Waiting for Apology
FOR Bendigo resident Veronica, next Monday will be a special day.
She will be one of thousands of men and women raised in institutions travelling to Canberra to hear Prime Minister Kevin Rudd’s Forgotten Australians apology.
Veronica was raised in Abbotsford Convent in Melbourne and St Aidan’s Orphanage in Bendigo, both run by the Good Shepherd nuns.
She was subject to humiliation, brutality, was forced to work long hours in a commercial laundry and felt abandoned, but she doesn’t blame those who were directly responsible.
Veronica, was one of 500,000 Australians who suffered abuse and neglect while in out-of-home care last century.
Veronica, then aged three, and some of her siblings were put in care in 1957 because their mother suffered from a mental illness and their father couldn’t cope with their six children.
“If you were removed from your parents, under the system children were charged with being in need of care and made wards of the state,” she said.
Veronica and some of her siblings were in and out of the Abbotsford Convent for the next six years.
Her mother fought the system and regained custody, albeit for a short time.
“The state government had a policy of moving all deserted wives to country areas,” she said.
“They built Hillside and Bradfield estates in Kangaroo Flat as a response. That is how we ended up here.”
From the age of 12 to 15, Veronica and her three sisters were taken to St Aidan’s Orphanage, also run by the Good Shepherds.
The two older siblings were separated from the young ones and forced to work in the orphanage’s commercial laundry. They only met up for a couple of hours a week.
While in care in both places, Veronica was subject to tough conditions.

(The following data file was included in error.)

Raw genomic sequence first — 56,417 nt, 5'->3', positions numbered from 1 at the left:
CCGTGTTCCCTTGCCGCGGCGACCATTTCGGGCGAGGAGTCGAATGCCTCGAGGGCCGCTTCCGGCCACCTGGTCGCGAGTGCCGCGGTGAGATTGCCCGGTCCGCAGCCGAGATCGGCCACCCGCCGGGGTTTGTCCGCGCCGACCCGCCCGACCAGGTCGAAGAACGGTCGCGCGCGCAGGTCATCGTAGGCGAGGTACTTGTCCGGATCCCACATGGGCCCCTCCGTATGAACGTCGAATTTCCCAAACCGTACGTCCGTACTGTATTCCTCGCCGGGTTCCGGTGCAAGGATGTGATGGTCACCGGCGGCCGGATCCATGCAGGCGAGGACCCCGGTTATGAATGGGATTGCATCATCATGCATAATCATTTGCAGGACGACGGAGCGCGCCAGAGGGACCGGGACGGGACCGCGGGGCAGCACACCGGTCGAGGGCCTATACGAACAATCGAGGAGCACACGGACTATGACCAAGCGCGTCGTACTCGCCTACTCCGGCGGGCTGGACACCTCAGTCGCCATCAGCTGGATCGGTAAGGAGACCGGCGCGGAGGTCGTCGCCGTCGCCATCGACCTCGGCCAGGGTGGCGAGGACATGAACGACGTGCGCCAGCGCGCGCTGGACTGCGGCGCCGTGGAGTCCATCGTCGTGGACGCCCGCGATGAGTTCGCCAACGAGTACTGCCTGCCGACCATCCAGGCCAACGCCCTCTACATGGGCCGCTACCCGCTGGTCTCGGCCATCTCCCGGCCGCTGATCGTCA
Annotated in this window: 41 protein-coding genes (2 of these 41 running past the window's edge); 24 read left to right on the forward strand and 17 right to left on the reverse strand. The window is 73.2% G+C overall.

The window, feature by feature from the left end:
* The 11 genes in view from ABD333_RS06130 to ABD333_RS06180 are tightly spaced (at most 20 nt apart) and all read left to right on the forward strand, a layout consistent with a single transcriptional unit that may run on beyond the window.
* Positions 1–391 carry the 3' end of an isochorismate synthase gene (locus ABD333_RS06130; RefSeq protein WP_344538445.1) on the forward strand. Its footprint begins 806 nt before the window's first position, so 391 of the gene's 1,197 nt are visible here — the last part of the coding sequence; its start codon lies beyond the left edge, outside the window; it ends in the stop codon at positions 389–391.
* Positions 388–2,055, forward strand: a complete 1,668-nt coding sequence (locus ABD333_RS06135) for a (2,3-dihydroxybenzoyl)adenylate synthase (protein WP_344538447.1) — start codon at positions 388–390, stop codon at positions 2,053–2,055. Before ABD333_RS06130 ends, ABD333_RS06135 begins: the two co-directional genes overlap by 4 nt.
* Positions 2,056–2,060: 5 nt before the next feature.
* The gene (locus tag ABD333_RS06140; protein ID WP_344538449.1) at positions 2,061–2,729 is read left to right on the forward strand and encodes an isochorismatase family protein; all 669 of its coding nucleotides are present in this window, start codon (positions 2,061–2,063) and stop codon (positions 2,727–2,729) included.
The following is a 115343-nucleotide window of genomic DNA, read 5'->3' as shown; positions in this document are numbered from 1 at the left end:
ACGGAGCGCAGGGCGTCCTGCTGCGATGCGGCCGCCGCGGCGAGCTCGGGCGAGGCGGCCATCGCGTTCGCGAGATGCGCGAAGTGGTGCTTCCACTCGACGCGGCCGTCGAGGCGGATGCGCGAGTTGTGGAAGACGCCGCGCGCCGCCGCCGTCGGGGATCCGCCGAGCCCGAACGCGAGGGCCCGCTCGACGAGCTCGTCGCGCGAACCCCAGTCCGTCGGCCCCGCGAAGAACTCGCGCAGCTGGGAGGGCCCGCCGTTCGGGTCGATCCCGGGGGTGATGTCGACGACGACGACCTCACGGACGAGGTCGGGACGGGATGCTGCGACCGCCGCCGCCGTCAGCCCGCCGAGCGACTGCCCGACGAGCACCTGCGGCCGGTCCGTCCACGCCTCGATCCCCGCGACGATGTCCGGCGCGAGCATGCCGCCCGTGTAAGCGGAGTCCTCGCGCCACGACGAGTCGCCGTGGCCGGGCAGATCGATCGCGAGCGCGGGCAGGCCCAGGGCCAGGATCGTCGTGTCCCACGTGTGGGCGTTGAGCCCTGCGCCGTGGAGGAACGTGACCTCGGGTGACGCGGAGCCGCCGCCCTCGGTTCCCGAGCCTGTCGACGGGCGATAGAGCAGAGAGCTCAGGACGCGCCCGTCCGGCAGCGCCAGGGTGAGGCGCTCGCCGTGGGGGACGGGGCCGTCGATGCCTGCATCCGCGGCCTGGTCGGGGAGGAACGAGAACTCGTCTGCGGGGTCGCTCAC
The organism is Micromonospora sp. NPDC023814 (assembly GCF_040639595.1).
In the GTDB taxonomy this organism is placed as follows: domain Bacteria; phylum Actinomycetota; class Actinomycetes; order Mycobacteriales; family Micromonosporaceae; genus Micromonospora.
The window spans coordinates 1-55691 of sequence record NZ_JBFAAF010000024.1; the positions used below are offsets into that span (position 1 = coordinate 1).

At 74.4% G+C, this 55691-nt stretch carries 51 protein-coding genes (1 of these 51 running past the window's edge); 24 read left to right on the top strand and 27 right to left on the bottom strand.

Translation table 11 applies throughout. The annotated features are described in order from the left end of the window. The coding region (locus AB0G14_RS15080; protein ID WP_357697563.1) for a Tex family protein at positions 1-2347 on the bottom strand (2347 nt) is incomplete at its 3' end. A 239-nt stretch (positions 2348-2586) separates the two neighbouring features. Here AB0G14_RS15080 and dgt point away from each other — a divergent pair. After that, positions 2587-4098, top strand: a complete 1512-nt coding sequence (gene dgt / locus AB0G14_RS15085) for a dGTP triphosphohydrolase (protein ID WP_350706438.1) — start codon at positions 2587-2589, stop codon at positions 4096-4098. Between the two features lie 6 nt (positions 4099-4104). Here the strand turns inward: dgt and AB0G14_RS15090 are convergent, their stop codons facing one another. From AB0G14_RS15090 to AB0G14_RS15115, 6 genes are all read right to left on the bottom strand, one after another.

“At Abbotsford, all we did was clean. There were no toys, no playgrounds, no green grass, so what do you do with a lot of little children, you work them,” she said.
“If I wet the bed I had to stand in the corner with my wet sheet over my head. The tough thing was there were no toilets upstairs where we slept.
“I was hungry a lot of the time. If we were sick we had to stay in the infirmary all day by ourself.
“Most of the brutality was done at night by the older girls, because we were alone in the dorms.
“You were at the mercy of whoever was there. It was horrifying, but you didn’t know any different.
“That was just the way life was. You didn’t know life could be any different.”
At St Aidans, Veronica and one of her sisters were forced to work long hours in the laundry.
“When we weren’t in school we were working in the laundry,” she said.
“St Aidan’s ran a linen service. We did work for all the churches, the robes for the nuns, for St Mary’s boarding school, St Vincent’s and all the motels.
“They employed a couple of men who worked the large washing machines. We would spend hours working there.
“The reason I have so many problems with my bones is because I did so much work in the laundry.”
Despite such a tough childhood, Veronica was not keen to point blame, at pains to urge people not to see her as a victim, or her childhood as brutal.
“The girls were cruel but they didn’t know any different,” she said.
“You can’t blame them because when they were younger the older girls did the same thing.
“I also often feel sorry for the nuns. Why would you give custody of all those little children to a group of institutionalised nuns who had no experience rearing children?
“The nuns did the best they could. They thought they were doing a great job.”
Veronica’s blame is levelled at the state and federal governments, which is what makes Monday’s apology, four years after the state government’s apology, so significant.
“The shame associated with being in an orphanage is really quite profound for some people,” she said.
“We don’t feel ashamed, but the state and federal government should be ashamed because they abandoned all those children.
“They placed us in these places with no systems in place to check we were being cared for.
“Once you were placed in there, I felt the government thought they had no more responsibility.”
Veronica said being raised in an orphanage often had long-term affects on children.
“Being raised in an orphanage is difficult because you don’t have any life skills when you leave,” she said.
“You can’t do things others take for granted, including little thinks like cooking or catching a bus.
“All of a sudden you had to make decisions but you couldn’t cope because someone else had always made decisions for you.”